Flash Pulp is an experiment in broadcasting fresh pulp stories in the modern age – three to ten minutes of fiction brought to you Monday, Wednesday and Friday evenings.

Tonight we present a tale of modern terror and psychedelic incidents, unfolding, before the astonished eyes of a mother and child, on a Capital City backstreet.

 

Doll

Written by J.R.D. Skinner
Art and Narration by Opopanax
and Audio produced by Jessica May

 

They were sitting in front of Fas’ Gas & Lotto, and Mom was thinking.

Cassandra knew this because Mom, as she often did, had said, “Mom’s thinking, Doll,” when she’d told her she had to pee.

The eight-year-old was aware she shouldn’t press the issue. Eventually her mother would either remember the question, or the girl would simply wait until a safer stop. She’d mapped out all the best places along the twenty block sprawl that was their nightly stroll.

It was tempting to slip away and ask Phil, the hard faced counter jockey who watched the 24-hour gas station, but Phil had a tendency to be mean to Mom, and, besides, her mother would grump if she were done thinking and didn’t have Cass at hand to soothe her.

Waiting to be dragged along by a flopping Raggedy-Ann arm was Cassandra’s best bet, and she had mastered patience in her long walks.

A blue car drove by. Mrs. Wilkerson pushed her shopping cart towards the south end. Mom thought.

After a time the woman stirred, but Cassandra’s brief prospect for relief was knocked back when her caretaker refilled her glass pipe and leaned away in an unsubtle act of subterfuge. Still, reflected the eight-year-old, at least she wasn’t burrowing in her arm with the unbent tip of a paper clip this evening.

The sight always left the girl quietly upset, however necessary her Mom insisted it was that she dig the gnits out.

Down the block and across the street, a newcomer with braids appeared. She was wearing a black suit. It looked fancy, but not quite a tuxedo. Cassandra had rarely seen anyone so dressed up.

Without thinking, she asked, “isn’t that the lady who asked to take our photo?”

“Mom’s thinking, Doll,” came the reply, and Cass was relieved it wasn’t accompanied by a sharp pinch as a reminder of the importance of silence.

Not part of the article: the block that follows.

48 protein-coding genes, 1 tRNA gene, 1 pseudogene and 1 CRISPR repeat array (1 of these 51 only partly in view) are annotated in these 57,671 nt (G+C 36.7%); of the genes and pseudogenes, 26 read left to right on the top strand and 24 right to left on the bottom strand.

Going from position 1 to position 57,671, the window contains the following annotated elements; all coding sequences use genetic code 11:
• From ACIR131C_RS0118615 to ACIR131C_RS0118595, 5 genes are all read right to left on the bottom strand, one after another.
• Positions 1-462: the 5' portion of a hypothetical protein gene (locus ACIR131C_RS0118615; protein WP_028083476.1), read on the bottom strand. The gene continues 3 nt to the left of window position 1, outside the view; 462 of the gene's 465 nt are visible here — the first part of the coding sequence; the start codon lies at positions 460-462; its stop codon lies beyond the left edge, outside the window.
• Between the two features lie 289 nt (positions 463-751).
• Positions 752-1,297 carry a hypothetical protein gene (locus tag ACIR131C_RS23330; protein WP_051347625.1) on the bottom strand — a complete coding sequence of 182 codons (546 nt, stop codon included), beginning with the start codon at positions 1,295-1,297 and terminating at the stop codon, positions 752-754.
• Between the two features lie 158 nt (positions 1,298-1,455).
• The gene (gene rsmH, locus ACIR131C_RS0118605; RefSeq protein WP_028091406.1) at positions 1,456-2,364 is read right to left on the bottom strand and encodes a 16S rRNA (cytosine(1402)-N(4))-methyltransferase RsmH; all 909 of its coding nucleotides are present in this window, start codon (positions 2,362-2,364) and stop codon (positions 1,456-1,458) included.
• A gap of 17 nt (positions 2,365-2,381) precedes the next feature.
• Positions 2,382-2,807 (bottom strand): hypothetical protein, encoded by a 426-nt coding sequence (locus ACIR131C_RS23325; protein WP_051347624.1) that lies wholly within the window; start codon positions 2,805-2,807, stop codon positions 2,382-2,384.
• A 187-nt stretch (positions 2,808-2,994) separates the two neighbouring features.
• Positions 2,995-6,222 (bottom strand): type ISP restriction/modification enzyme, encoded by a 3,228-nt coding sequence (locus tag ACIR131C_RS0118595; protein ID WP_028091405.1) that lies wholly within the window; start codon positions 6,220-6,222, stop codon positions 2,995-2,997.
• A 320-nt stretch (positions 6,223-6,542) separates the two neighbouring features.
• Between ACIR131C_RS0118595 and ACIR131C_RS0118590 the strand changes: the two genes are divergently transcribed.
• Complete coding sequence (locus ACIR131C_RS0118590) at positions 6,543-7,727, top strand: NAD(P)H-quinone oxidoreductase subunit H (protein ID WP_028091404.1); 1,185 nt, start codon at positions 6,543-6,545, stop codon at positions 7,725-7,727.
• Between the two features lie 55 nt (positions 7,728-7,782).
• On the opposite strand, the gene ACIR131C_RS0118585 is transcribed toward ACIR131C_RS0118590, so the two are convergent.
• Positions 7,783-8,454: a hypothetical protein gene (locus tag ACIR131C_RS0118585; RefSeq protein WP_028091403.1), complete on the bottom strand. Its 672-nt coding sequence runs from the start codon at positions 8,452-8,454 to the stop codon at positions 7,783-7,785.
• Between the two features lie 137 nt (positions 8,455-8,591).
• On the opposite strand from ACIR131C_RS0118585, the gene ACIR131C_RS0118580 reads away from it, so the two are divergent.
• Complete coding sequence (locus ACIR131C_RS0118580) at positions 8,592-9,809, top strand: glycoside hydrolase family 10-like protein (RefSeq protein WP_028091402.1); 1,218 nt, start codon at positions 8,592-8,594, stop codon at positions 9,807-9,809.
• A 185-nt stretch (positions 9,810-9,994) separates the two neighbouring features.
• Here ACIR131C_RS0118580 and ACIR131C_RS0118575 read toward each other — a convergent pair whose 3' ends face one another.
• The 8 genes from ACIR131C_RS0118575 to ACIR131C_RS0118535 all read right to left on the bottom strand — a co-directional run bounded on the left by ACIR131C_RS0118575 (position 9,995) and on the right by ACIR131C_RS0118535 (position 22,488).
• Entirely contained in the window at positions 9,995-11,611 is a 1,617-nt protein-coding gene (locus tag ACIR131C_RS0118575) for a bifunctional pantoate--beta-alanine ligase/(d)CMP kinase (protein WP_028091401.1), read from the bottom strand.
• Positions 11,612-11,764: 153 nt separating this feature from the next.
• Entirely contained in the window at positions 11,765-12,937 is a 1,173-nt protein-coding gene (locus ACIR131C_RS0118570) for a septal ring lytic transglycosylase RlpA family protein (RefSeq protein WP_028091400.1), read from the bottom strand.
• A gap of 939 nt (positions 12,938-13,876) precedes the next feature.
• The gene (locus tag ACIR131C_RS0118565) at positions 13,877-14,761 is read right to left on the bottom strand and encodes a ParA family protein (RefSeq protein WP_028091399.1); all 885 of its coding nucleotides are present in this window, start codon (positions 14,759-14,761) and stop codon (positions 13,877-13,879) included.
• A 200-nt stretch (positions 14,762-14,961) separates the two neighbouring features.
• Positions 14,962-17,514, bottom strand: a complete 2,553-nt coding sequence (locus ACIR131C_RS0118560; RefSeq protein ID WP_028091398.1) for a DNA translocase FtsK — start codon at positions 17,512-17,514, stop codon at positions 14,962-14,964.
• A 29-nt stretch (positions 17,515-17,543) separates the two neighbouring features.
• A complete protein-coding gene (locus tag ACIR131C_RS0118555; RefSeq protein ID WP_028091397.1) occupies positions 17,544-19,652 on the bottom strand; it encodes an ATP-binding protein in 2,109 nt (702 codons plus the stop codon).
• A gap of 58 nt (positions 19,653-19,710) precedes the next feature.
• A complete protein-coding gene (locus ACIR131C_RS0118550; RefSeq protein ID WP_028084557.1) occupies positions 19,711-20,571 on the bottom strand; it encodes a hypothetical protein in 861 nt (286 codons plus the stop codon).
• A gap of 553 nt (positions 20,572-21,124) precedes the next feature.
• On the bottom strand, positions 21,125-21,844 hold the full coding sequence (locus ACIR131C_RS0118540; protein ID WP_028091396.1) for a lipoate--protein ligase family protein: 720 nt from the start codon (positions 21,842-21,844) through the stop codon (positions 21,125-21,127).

Earlier in the week the stranger had stopped and held up a camera. That too had been a wondrous sight, as the girl had only ever seen people take pictures with their phones. She’d been embarrassed about her eye, though now the bruise was nothing more than a shadow of yellow and green.

“My name is Molly,” the photographer had offered, but she knew Mom had been too busy thinking to remember such a thing. When she was so lost in thought her mother rarely retained any of the conversations they had with passersby.

FP417 - DollThough Cassandra hoped she might again come and say hello, the woman disappeared into the shadows beside the Washeteria laundromat.

For ten minutes the street sat still, the buzz of distant traffic acting as the sole indication that time was passing, then the parade began.

From the Washeteria’s alley, a drummer in a suit not unlike the one she’d thought she’d seen the photographer in, came strutting at full processional pomp – yet his flailing sticks made no noise as they landed upon his snare.

Her jaw wide, Cass turned to her mother, but the woman’s focus was solely for her feet.

The girl knew better than to interrupt her thinking, but she was sorely tempted when the soundless bagpiper followed the drummer’s lead out of the laundromat’s lane way.

This second musician was dressed identically to the first, down to the same rubbery white mask, with unnecessary sunglasses and hairy black chops painted across the cheeks. She was far too young to recognize the metal band leader’s visage, but five more appeared, bumping between with the sidewalks as they held aloft the tail of a yellow and red Chinese dragon.

The hushed shifting of cloth was not enough to rouse her mother.

The beast made as if to catch and eat the mum piper, but, just as its mouth was about to close on the unnoticing performer’s puffing cheeks, a knight stepped from the alley, a mute cheering crowd of peasants behind her.

Cass knew the warrior with the braids cut through the rear of her disguise was a knight, as she wore a plastic breastplate over her suit jacket and carried a toy sword. The serfs, a group of ten distinguishable from the others in duplicate costumes by their corn sacks, flailed their arms in adulation as they trailed their defender.

For a moment Cassandra thought she spotted her own twin within the tumult of the small mob, but then the knight was upon the monster, and it was all the girl could do to not disturb her mother by cheering herself.

The dragon dived, the knight ducked. It swiped it’s tail, she swung her weapon. Plunging her blade deep, the champion slayed the beast’s fabric, and the parade disappeared beyond the corner.

Finally the street went silent, but still Mom observed her toes, thinking.

A hushed hour passed before she sobered up enough to realize her suddenly silent daughter had been replaced with a life-sized doll, accurate down to the gap toothed grin and a blackened right eye. The woman knew nothing of 3D printers, but, if she had, she would have recognized their work in Cassandra’s perfect plastic replica.